They declare that the men are living in approved housing such as purpose-built dormitories, while actually putting them up in cheaper places such as shophouses, factory-converted dorms or construction site quarters. It comes down to money, said Ms Debbie Fordyce, a volunteer at welfare group Transient Workers Count Too.
A place at a dorm, with amenities like mini-marts and basketball courts, costs about $300 a month. But housing workers at construction sites can be free, while a month's stay in a shophouse is about $200.
Industry players who spoke to The Sunday Times said bosses are willing to be dishonest as they know it is difficult for MOM to check.
Short of spot-checks at every dorm, it is hard to verify the addresses of all 771,100 work permit holders, excluding maids who live in their employers' homes.
"How do you even start to check when there are so many places?" said Mr Jolovan Wham, executive director of the Humanitarian Organisation for Migration Economics. In recent years, he has seen several workers not living at their registered addresses.
Industry players said bosses have managed to abuse the address registration process because of its ease of use. All they have to do on the Online Foreign Worker Address Service is to log in with their SingPass IDs and passwords, and then key in the addresses and postal codes of their workers' abodes.
The information will be accepted as long as the dorm listed has not reached its maximum occupancy.
One construction boss said the system is so easy to "cheat" that some employers get clerks to key in postal codes of various dorms in the hope of hitting one that is not fully occupied. "It's trial and error. The staff will keep trying until they find one which is not full," he said.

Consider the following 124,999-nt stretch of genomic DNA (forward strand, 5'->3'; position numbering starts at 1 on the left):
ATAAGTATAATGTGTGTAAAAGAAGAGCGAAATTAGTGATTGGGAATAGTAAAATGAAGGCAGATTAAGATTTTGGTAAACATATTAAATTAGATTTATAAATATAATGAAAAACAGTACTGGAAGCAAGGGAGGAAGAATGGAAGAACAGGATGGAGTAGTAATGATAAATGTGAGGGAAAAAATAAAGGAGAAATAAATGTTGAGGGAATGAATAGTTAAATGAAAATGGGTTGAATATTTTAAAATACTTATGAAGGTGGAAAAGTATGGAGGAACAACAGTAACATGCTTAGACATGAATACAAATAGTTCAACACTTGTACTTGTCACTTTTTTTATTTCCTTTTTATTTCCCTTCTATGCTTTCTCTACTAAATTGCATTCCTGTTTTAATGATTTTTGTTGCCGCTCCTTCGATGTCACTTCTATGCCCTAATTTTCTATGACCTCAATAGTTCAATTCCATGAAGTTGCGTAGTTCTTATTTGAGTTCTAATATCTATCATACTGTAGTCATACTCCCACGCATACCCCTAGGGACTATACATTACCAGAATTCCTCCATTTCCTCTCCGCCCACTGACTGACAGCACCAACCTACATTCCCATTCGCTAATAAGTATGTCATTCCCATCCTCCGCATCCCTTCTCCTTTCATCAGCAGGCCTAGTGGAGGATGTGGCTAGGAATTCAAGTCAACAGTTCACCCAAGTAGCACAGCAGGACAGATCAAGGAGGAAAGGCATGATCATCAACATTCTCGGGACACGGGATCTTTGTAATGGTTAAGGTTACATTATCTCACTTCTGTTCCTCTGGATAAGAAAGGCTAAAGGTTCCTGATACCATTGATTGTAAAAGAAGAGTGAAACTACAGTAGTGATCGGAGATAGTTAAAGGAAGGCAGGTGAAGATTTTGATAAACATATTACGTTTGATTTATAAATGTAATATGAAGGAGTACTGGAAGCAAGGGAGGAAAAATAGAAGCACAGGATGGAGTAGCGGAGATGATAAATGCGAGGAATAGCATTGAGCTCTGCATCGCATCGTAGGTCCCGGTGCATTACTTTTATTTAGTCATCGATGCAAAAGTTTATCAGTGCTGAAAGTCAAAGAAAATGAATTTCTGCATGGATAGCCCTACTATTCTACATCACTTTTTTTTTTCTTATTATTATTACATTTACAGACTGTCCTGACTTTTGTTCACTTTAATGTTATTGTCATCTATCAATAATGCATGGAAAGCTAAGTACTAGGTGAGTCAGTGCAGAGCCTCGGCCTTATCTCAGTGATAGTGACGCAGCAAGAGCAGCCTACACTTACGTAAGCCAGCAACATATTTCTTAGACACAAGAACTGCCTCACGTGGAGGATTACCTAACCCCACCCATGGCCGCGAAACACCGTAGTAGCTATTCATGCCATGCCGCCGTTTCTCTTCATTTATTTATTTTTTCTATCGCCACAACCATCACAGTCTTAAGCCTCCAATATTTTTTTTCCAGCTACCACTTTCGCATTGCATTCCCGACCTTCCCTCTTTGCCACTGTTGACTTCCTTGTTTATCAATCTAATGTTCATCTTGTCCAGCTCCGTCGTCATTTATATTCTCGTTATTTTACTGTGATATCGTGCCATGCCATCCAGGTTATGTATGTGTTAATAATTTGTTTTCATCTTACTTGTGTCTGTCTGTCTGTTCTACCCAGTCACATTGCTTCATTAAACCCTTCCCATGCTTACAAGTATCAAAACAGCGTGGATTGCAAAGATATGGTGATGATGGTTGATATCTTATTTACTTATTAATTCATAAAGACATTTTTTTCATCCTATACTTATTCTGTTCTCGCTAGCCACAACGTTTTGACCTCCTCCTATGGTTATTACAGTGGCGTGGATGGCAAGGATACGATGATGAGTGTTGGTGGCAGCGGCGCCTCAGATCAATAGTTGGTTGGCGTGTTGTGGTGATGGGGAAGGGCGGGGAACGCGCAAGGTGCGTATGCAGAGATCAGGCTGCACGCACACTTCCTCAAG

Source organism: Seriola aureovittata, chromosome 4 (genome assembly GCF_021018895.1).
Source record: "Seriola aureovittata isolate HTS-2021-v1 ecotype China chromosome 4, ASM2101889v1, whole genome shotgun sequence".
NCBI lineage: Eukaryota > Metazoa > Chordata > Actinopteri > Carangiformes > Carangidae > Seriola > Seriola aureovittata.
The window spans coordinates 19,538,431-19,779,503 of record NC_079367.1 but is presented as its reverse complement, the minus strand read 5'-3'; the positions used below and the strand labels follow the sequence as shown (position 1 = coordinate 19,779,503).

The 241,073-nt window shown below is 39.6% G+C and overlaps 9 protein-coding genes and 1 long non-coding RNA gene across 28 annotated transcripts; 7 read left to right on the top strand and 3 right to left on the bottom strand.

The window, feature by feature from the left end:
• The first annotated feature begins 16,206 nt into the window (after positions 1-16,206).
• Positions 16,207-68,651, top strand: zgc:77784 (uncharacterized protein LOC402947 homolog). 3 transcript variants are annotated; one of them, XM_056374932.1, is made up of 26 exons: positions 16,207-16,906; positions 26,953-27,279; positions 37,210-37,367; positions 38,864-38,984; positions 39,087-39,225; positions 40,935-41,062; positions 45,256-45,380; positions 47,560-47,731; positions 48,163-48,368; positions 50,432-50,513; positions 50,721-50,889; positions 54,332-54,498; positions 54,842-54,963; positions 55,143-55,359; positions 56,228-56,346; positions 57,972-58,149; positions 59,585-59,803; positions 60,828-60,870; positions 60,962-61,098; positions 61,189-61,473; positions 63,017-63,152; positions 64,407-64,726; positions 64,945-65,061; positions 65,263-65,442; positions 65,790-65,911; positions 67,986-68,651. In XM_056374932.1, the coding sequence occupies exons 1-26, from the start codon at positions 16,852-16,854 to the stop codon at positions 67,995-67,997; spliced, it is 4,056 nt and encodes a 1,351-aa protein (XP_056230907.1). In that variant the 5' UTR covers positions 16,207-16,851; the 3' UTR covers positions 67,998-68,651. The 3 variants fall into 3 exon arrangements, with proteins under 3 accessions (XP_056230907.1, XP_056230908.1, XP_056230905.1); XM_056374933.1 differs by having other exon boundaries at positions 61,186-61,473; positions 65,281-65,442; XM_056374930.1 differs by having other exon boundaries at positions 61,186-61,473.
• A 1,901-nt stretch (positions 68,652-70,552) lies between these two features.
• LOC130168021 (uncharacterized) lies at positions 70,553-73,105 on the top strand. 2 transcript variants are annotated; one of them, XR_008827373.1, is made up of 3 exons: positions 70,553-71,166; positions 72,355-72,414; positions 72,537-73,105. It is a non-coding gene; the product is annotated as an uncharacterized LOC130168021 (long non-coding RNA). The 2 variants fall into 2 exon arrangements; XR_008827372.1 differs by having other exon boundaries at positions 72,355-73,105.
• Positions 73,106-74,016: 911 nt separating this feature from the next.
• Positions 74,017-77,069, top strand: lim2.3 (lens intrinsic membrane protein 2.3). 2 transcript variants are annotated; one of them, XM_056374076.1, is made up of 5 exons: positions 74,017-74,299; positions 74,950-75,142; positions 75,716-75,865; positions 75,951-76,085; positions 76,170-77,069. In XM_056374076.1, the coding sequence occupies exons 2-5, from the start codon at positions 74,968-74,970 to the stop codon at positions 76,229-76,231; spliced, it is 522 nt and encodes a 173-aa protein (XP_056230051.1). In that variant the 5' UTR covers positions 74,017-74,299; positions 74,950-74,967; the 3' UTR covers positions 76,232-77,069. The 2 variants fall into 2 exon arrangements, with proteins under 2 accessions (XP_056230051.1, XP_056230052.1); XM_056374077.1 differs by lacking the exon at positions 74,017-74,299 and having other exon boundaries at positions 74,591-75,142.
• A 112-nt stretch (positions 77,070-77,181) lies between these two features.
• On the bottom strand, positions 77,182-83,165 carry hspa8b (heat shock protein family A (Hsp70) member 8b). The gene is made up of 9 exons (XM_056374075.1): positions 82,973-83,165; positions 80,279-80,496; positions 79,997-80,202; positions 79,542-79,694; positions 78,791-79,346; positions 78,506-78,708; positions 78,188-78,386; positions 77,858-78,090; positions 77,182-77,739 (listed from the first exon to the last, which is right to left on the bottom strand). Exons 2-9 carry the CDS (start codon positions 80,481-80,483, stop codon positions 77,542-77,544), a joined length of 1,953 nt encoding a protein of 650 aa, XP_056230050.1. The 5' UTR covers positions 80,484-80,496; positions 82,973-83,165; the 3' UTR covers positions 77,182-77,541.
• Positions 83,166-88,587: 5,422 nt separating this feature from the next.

As a result, dorms end up being full according to MOM's database. Bosses who want to legitimately house their workers there cannot register as the website says places are not available.
"We have to wait a few days for the dorm operators to compare their records with MOM and remove the names of bogus workers," he said.
There are no official figures on how many foreign workers have fake addresses. But it runs into the hundreds at least, based on estimates by employers and migrant worker activists.
Industry players admit that this has been happening since the online database for addresses was launched about 10 years ago but did not raise the issue as Singapore has been grappling with a shortage of dorms in recent years. But with more dorms coming up, it is time to tackle the problem, they added.
Last December, the Government announced that the inter-ministerial committee on foreign worker issues headed by Deputy Prime Minister Tharman Shanmugaratnam wants to speed up the building of more dorms. Bosses will be encouraged to house their workers in purpose-built dorms if more are readily available, said those in the sector.
There are currently about 40 commercially run dorms, each housing a few thousand workers. That is enough space for 180,000 foreign workers - about 23 per cent of those here.
Bosses suggest that MOM give deadlines to employers to move workers out of poor housing places to the new dorms when they are ready.
Dorm operators can also help by tallying their records with MOM's. "They can find out who is providing false information once the names don't match," said one employer.
Migrant worker activists said workers must also be encouraged to speak up about poor housing. But many are afraid because they do not want to lose their jobs. This is a sentiment shared by many workers interviewed by The Sunday Times.
Bangladeshi worker Mohd Nasirruddin, who shares a zinc-roof hut with six others at a construction site, said: "It is hot at night. Sometimes I cannot sleep. But it's okay. I want to work and earn money."